Lathon was a four-star prospect from Grandview, Missouri. He was undoubtedly one of the best recruits — at least from the recruiting services — ever to come to Northwestern. The kind of player that only Chris Collins seemed capable of getting for this program. And, yes, a direct beneficiary of the Wildcats’ first-ever trip to the NCAA Tournament.

With Bryant McIntosh graduating and Isiah Brown transferring, Northwestern was thin at point guard. There seemed to be a very realistic chance Lathon would start this year. His departure leaves the Wildcats with just Jordan Ash and Anthony Gaines to play point guard. Both struggled to stay in the rotation last year.

That puts the Wildcats in a major bind on the court. The team is going to need someone to step up. And then eventually to find a long-term answer at the position — possibly in the upcoming recruiting class now that Lathon is gone.

It is hard to say a whole lot about Lathon’s situation. The reason he will not be attending Northwestern is unclear. All we know is Northwestern denied his admission for whatever reason.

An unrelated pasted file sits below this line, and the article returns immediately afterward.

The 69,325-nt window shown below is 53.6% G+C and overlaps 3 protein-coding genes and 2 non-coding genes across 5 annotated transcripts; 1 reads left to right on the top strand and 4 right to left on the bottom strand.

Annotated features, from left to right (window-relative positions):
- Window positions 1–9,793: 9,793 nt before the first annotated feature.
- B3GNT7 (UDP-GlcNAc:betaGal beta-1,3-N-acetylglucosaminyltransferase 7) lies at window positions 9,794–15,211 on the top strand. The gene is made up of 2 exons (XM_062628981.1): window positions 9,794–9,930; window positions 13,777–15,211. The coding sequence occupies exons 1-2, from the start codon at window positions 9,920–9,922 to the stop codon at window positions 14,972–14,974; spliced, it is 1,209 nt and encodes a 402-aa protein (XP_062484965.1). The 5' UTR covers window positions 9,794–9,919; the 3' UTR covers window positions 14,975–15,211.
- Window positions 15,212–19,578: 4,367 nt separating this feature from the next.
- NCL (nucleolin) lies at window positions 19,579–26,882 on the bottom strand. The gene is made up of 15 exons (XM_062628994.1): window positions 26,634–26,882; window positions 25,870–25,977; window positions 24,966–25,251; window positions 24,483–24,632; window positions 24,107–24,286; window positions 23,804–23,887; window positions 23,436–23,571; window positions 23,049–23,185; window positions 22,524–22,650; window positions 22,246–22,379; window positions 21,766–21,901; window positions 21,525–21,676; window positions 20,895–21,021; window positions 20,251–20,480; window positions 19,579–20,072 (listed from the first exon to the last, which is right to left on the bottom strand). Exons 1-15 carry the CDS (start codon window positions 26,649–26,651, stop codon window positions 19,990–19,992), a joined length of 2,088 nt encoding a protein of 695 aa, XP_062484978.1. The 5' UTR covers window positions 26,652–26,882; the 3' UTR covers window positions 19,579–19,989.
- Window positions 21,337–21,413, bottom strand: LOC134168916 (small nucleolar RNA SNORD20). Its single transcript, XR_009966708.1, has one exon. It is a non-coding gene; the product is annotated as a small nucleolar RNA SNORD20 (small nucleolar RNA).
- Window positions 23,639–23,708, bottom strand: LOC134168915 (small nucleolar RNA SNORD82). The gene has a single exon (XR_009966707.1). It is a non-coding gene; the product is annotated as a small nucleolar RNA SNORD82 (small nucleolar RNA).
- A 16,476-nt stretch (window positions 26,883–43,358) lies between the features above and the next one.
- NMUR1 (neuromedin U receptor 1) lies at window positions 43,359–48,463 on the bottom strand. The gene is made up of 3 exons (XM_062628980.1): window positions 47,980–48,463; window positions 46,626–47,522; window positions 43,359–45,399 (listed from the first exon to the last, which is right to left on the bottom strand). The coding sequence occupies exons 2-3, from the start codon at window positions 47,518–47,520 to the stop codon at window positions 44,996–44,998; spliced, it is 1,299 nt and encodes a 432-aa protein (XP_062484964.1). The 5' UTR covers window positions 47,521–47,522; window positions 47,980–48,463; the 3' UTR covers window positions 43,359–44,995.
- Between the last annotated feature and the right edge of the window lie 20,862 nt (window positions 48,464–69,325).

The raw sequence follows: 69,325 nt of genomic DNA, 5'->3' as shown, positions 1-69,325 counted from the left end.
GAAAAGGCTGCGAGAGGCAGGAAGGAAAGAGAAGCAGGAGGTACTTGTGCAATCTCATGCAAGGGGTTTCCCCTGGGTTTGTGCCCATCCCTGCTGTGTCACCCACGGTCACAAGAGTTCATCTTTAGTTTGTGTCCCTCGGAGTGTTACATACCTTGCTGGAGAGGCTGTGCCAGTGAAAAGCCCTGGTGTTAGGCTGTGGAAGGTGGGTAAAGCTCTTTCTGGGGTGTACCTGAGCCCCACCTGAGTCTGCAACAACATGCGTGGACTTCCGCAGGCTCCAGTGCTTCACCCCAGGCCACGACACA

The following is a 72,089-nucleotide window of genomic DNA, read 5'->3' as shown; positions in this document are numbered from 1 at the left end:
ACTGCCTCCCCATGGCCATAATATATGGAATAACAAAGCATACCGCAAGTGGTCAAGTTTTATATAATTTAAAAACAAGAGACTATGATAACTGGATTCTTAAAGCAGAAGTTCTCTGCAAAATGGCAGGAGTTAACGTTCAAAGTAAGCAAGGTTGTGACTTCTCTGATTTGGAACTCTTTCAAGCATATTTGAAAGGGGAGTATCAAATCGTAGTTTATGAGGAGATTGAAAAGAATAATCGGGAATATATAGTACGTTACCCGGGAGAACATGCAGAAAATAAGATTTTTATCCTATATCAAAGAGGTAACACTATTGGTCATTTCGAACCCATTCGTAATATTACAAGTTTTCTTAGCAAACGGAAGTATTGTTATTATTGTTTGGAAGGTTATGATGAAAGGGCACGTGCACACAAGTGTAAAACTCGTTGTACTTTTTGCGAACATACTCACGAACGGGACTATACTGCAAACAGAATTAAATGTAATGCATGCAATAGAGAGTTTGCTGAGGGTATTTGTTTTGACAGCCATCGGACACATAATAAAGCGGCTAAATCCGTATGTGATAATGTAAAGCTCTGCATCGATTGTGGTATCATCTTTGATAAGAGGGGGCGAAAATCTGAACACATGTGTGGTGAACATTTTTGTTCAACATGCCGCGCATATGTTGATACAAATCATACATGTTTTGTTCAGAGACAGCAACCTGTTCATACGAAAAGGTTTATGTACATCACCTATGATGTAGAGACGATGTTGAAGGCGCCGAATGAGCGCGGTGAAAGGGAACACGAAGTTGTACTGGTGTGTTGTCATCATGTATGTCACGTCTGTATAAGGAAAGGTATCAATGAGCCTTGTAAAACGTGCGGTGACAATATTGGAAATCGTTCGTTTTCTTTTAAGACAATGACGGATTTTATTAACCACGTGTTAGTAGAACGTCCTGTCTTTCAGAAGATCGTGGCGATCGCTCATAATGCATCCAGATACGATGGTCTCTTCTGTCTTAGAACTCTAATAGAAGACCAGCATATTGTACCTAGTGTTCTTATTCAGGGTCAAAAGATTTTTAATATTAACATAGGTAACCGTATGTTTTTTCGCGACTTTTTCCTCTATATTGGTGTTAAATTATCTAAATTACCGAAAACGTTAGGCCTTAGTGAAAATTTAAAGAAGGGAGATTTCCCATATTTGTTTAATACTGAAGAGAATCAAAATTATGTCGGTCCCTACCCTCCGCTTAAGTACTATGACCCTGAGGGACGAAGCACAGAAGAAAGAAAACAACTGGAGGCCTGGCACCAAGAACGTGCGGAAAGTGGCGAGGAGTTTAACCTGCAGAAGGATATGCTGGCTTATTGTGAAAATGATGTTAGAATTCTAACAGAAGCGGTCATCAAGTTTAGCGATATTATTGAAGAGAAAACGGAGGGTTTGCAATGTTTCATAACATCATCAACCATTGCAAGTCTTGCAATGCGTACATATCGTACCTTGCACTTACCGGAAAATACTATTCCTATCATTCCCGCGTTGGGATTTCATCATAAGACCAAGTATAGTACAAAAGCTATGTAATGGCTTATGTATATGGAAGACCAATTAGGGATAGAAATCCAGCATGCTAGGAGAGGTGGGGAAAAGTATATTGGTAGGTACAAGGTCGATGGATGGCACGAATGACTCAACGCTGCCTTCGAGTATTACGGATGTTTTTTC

And now Chris Collins will have to scramble to find a replacement or make due with what he has and hope someone steps up.

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Recruiting loss leaves Northwestern in a point guard bind

The Northwestern Wildcats struggled with their point guard depth last year, relying heavily on Bryant McIntosh. Now he is gone and a recruiting loss leaves a lot of questions at this critical spot.



Northwestern Wildcats, Jordan Ash

The Northwestern Wildcats’ disappointing basketball season last year seemed like a blip on the road to consistent respectability. This was still a program and a team on the rise with a strong head coach, a renovated building and the budding confidence to assert itself.

Last year’s team — largely a run back of the previous year’s breakthrough NCAA Tournament team — never quite got itself off the ground. Perhaps everyone expected success to roll over easy. Maybe the team really missed the intangible tough qualities from graduating senior Sanjay Lumpkin. Maybe injuries were just too much to overcome.

It was not a good year. But optimism remains for 2019.